A growing market is good for the industry as a whole but may not benefit producers in areas like Northwest Iowa where there is currently no fluid market. Dairies need to be licensed with an “A” or “B” certificate to sell milk in Iowa. However, recently the state legislature legalized selling raw milk directly from farms. While the U.S. Food and Drug Administration banned the sale of raw milk across state lines in 1987, states can legalize the sale with safety requirements. Nebraska, Kansas, Missouri, and Illinois also allow the sale of raw milk on farms, but with various requirements. If you are considering selling raw milk, check with your state officials to confirm if it is legal and what requirements must be met.

As a producer considers developing a new product market, I suggest that the first step is to accurately figure their cost of production (COP). In the May 22 issue of the American Dairyman Dr. Larry Tranel outlined cost of production for milking systems, I’ll build on that information by introducing the question; “Will my new market price per cwt create the returns needed to justify this new investment?” Quoting Dr. Tranel- “You can cash flow very nicely while going broke”.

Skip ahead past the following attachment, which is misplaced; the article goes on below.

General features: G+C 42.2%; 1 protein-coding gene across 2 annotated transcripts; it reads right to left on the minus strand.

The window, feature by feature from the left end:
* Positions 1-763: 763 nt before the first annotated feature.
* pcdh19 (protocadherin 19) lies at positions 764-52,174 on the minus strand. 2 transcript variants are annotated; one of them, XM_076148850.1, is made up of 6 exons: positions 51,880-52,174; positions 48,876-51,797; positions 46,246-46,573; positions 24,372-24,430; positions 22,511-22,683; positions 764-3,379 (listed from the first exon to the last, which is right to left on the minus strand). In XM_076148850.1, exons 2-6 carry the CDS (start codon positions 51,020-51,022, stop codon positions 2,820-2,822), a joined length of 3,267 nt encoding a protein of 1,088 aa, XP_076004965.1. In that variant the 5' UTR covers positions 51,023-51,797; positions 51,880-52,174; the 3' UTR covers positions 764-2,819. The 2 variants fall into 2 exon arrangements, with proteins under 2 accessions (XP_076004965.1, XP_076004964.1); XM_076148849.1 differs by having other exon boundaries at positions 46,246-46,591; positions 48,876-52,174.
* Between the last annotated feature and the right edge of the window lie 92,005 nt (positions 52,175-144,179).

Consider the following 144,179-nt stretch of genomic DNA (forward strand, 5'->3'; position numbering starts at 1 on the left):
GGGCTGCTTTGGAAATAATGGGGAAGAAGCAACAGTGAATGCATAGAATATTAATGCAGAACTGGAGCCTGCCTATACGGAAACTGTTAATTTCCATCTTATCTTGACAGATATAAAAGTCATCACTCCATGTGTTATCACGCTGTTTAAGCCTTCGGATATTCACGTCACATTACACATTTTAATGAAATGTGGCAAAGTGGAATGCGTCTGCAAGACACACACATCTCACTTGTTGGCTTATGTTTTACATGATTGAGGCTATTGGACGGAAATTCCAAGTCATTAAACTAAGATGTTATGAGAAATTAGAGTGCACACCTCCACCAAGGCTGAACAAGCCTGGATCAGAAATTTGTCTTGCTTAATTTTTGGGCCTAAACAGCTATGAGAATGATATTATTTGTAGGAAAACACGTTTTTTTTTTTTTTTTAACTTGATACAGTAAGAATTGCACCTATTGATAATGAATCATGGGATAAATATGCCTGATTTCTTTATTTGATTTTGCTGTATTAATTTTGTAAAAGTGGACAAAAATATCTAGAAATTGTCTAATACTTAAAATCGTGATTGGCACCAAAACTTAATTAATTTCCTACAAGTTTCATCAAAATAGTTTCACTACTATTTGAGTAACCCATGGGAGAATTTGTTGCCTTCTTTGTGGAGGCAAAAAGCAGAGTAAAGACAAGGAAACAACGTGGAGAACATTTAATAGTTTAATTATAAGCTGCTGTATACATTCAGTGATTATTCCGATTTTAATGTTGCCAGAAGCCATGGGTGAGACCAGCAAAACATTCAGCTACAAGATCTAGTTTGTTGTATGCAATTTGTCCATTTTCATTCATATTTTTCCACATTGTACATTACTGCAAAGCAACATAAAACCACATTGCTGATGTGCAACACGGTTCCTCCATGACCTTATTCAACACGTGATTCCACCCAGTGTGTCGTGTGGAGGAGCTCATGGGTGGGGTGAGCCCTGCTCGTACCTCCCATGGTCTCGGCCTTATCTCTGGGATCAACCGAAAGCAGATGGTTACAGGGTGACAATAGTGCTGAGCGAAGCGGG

The math to figure cost of production is simple.  If dollars of costs per hundredweight are desired, then just take total costs and divide by the number of hundredweights sold.  This is sometimes referred to as the “per-unit sold” method.

Enterprise accounting is the gold standard for determining costs of production.  Enterprise accounting involves a record-keeping system that allocates costs into the enterprises they serve.  For example, feed costs for dairy goats are separated from those feed costs for other livestock on the farm. Once costs are allocated into their own enterprise, the numerator of the formula then becomes just those costs used to produce milk.

Knowing that cost makes it easy to find if the change will cover your cost of production and processing.

A dairy goat enterprise budget is available from Iowa State Extension at: file:///C:/Users/fredhall/Downloads/BFC26%20(4).pdf

A beginner dairy goat fact sheet with a budget is also available at:

Assuming you have a licensed dairy, your first step is to find a creamery that is already processing goat milk- there is no reason to “reinvent the wheel”. Chances are they may be looking for more milk and be willing to add a route to use your milk.

If you find you’re setting up a cheese business, it is essential you consider these things: property, building, septic system, electricity, water, insurance plus startup capital and operating capital. These are the basic parts of a business plan. Even the most basic plan will give you a rough idea of the feasibility of your project especially when the investment can easily exceed $100,000.

This is where your accountant or CPA needs to be involved. I’ll close with my dad’s favorite line for projects that I brought home- “If it doesn’t work on paper it won’t work after we’ve poured the cement!”